Here’s where that thinking lands for me: the spiritual thoughts and meaningful interpersonal interactions I used to imagine pastors having all the time can either happen at the expense of all the other things that grown up life in the modern world involves (especially life with a family) or in the midst of them. For me it’s the latter; I’m choosing to think about the wedding–or the sermon or the Confirmation lesson or the committee meeting–as I’m cleaning the toilet, not instead of cleaning the toilet.
This means that the frame of mind I’m in at the wedding doesn’t feel very “spiritual” sometimes, and honestly I’m sure people see right through it. I’m fighting back thoughts about dinner preparations during the vows, and I’m sure everyone there can sense it. Doing good work like this demands the ability to be fully present to the significant ministry moment we’re leading even as we are experiencing the mental and emotional pull of responsibilities outside these walls.
Scrub the toilet while you’re thinking about the wedding. Do the wedding as if the toilet doesn’t need scrubbed. You can do both. You don’t have to choose.
For all of my adult life I have scoffed at New Year’s Resolutions as things other people needed to use to effect change in their life. “Fine,” I’d say to myself, “If they need the artificial construct of a calendar start date for motivation, that’s fine for them. I don’t need that.”
The other thing I’ve spent my adult life doing is not making effective changes I have repeatedly wanted to make, things like exercising and journaling regularly and eating responsibly, consistently. So what if a January habit commences arbitrarily? All the authenticity I can muster has failed to create habits I know will improve my health and well being and make me a better person to be around.
A student said on Sunday that Christmas day is the worst, because once Christmas day arrives there’s nothing left to look forward to. From morning to night, December 25th is only a creeping letdown that advances by the minute, filling him with dread.
I get that. I live in a mental model that focuses on getting to and through the next thing for the sake of an imagined reward of leisure once its done. Christmas is the ultimate, then, especially for those of us who work in ministry, because it’s a ton of work and anxiety for the sake of a day, or even a few days, of rest and festivity.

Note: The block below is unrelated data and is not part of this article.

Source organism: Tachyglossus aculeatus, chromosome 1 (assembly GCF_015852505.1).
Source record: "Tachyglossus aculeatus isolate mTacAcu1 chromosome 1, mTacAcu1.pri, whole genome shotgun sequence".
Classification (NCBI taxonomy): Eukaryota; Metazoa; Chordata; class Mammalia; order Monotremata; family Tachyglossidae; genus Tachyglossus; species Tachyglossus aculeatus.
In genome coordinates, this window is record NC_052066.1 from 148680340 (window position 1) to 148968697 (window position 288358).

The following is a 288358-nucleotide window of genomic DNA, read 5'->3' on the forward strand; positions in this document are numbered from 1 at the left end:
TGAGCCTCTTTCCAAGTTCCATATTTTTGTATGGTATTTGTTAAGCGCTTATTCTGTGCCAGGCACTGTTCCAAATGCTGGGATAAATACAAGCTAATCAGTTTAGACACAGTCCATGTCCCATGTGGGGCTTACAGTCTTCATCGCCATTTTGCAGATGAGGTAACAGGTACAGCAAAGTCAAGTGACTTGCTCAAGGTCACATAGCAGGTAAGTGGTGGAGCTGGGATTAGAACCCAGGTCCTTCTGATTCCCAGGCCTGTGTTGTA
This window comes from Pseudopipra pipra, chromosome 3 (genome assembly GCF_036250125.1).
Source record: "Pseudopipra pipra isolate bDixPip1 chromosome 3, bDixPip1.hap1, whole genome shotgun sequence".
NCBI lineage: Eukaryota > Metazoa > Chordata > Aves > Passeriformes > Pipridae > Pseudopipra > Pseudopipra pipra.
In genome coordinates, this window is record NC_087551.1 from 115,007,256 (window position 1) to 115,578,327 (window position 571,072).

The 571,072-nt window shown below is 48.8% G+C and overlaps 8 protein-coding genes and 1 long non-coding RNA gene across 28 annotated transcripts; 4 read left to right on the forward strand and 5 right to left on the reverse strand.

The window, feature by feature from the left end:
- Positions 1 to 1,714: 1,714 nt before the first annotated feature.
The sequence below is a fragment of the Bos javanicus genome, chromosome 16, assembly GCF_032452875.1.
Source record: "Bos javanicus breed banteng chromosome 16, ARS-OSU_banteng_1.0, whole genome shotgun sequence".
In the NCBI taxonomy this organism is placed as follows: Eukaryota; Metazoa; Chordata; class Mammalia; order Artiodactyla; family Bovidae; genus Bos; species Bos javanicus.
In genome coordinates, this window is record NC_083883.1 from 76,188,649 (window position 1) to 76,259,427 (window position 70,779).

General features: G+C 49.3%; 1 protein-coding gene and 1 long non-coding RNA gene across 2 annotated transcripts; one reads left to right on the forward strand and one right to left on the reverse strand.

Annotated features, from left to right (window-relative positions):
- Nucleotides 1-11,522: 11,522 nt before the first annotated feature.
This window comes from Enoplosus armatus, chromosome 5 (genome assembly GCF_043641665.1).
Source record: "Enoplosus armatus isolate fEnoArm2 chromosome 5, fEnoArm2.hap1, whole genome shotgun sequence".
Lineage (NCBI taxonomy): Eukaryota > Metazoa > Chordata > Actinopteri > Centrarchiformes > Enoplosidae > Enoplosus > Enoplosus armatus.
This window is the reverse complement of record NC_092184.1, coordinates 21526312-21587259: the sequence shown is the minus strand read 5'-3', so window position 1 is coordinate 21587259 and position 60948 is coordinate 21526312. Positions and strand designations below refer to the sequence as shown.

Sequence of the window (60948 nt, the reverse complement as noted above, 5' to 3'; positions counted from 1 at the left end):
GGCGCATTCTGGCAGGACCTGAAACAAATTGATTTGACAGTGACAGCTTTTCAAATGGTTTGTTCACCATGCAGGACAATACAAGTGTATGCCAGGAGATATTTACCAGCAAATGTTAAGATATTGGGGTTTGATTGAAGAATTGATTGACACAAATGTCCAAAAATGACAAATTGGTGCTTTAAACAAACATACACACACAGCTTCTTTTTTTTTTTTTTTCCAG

But Sunday is still coming.
And then the ski retreat.
And then Sunday again.
And then, and then, and then.
It is obvious to me that the more mature, more fulfilling mental model is one that looks forward to Sunday, to all ministry work, as Christmas and not merely Christmas Eve.
A great deal of ministry work is administration. There was a class for it in seminary, but it was an elective and I skipped it. That decision, like my decision to skip all the youth ministry courses and to devote hours each week to practicing intramural flag football, is all the evidence you need of my shortsightedness as a seminarian.
The instincts you need to cultivate and the habits you need to nurture to be an effective church administrator seem to me as artistic as they are technical. Good administration is an art. It resists rigid schemes of automation in favor of systems and processes that accentuate the human, both in the administrator and the things he is administering.
For instance, I have employed the checklist as a tool for administering the kinds of major events I have to lead like mission trips and retreats. Heck, in my context most Sundays are major events, so I have a checklist for that too. There are categories in these checklists: leadership (have I recruited the volunteer leaders I need? Have we background checked them?); communication (Have I publicized the details of the event, with a clear deadline and easy-to-follow instructions for signing up?); travel (have I booked the van(s) or the bus or the plane that will get us there?).
What’s dawning on me is that mechanically implementing these checklists doesn’t make for vibrant ministry or flourishing leaders. They’re best viewed as tools to be creatively employed by leaders who bring their full humanity and vision to ministry.
Church administration is an art. I need to level up my art.